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Barak calls for disengagement from West Bank and annexation of settlements

February 17, 2014 at 11:19 pm

The Israeli Defence Minister has called for unilateral disengagement from the West Bank excluding the major settlement blocs, which will be annexed to the Zionist state. Ehud Barak’s proposal also includes the evacuation of isolated settlement “outposts”; Jewish settlers would be given the choice of leaving the outposts (which are illegal even under Israeli law) or staying and living under Palestinian rule.

Speaking to the Israel Hayoum newspaper, the editorial line of which is supportive of Prime Minister Benjamin Netanyahu, Barak said that under his proposal the major settlement blocs in Gush Etzion, Ariel and Ma’ale Adumim – home to 90 per cent of settlers – will remain under Israeli control. Israel will also continue to control “vital” military areas, such as the hills overlooking Tel Aviv’s Ben-Gurion Airport; the remainder of the West Bank would constitute the Palestinian State.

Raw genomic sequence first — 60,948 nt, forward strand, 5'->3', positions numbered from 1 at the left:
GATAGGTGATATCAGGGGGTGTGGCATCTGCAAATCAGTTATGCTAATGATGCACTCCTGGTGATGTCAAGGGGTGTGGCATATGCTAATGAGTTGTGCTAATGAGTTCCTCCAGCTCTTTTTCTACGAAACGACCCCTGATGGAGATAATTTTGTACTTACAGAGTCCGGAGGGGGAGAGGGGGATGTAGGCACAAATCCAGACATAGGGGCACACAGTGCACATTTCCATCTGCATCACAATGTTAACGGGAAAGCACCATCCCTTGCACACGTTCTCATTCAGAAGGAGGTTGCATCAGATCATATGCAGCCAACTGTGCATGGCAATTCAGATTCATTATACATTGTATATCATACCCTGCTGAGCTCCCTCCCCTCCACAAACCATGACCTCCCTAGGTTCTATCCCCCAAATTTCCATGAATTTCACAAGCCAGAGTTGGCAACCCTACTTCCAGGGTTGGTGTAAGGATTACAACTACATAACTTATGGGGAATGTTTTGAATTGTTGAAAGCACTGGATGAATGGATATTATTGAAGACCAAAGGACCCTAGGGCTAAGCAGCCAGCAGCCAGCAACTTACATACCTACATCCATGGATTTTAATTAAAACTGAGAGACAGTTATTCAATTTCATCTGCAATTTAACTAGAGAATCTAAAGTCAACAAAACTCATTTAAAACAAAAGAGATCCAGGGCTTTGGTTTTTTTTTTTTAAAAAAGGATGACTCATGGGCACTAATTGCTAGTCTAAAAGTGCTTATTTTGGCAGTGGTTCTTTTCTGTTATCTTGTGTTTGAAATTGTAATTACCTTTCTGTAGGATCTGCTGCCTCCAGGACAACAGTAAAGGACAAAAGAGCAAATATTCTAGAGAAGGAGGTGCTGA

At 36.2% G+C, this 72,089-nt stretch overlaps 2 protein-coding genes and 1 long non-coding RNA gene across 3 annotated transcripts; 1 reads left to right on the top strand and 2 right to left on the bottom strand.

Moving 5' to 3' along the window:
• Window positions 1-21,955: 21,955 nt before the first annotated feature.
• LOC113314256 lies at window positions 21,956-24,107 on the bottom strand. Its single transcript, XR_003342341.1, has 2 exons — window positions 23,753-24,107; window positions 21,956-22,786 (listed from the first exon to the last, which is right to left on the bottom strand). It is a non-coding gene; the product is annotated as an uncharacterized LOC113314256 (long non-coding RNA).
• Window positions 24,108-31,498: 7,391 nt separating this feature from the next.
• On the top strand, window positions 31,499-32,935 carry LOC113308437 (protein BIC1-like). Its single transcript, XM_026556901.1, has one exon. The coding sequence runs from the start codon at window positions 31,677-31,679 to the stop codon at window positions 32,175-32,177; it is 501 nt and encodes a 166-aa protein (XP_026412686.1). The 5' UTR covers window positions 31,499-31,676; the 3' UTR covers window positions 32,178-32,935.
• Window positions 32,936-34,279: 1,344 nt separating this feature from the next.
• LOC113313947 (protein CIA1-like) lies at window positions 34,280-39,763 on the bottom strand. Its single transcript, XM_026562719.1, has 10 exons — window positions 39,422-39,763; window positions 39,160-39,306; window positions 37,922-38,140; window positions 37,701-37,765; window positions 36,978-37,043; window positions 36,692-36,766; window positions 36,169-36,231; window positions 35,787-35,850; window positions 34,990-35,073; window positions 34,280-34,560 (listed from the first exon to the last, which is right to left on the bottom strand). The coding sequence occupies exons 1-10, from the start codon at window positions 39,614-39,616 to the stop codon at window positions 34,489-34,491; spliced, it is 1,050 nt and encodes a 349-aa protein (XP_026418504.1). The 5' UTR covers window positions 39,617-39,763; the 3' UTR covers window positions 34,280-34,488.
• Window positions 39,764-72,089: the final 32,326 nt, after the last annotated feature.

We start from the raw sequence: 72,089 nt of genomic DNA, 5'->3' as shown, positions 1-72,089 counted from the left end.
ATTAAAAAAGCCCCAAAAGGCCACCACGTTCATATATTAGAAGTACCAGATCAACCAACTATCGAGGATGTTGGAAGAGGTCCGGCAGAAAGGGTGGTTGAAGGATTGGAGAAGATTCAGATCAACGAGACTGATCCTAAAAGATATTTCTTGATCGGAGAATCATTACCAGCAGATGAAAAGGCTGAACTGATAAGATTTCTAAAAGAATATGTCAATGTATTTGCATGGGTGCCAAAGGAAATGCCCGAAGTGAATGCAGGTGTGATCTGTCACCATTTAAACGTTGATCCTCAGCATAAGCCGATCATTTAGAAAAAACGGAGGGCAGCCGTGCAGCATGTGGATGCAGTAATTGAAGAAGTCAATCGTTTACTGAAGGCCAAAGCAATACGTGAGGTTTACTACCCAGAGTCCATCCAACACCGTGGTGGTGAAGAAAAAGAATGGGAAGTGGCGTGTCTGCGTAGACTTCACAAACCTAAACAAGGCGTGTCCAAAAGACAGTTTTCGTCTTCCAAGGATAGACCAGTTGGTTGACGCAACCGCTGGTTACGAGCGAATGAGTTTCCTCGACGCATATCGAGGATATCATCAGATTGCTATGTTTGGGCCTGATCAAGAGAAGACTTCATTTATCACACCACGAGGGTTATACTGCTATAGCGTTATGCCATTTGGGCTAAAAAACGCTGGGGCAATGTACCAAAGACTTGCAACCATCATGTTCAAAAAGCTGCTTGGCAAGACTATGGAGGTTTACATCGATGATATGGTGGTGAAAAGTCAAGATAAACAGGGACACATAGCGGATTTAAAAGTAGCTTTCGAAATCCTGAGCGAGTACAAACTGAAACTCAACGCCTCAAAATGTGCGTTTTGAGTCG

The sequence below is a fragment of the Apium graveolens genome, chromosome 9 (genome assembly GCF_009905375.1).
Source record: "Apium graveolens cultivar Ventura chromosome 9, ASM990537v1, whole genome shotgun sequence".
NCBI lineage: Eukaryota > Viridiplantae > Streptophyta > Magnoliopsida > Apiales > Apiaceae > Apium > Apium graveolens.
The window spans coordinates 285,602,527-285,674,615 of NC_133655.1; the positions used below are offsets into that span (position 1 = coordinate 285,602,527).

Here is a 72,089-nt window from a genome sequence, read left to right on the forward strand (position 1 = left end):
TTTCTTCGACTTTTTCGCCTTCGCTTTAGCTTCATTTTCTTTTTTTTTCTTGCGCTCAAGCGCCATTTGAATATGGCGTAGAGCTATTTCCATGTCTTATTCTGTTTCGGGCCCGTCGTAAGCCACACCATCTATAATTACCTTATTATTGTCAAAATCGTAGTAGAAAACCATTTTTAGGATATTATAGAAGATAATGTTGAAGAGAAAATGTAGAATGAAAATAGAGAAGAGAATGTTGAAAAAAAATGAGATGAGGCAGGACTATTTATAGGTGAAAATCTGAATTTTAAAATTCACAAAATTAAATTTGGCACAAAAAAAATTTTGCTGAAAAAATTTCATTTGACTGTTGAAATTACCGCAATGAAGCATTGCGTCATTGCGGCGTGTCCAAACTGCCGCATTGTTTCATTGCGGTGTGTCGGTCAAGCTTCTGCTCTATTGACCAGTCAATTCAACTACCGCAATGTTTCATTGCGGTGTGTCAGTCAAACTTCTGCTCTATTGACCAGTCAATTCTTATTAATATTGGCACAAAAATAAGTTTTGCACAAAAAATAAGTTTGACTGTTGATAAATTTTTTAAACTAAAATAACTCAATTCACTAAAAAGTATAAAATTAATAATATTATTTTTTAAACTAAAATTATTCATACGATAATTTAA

Barak suggests that settlers who are evacuated from the isolated outposts should receive financial compensation and new homes, either in other settlements or within Israel itself, what Palestinians call the 1948-Occupied Territories. Settlers who prefer not to leave their homes will remain under the rule of the Palestinian Authority for a five-year trial period.

Barak told the newspaper, “It would be preferable to reach an agreement with the Palestinians but, if that doesn’t work, practical actions should be taken to begin disengagement.”

He believes that the time has come for the government to say that it will keep 80-90 per cent of the settlements in Israel, as they were established through government initiatives and support. “It is best to keep them within Israel’s final borders,” he said. “My proposal will help us not only in dealing with the Palestinians, but also with other countries in the region, with the Europeans, and with the American administration – and of course [it will help] us.” Some “cold reality” is needed, he added.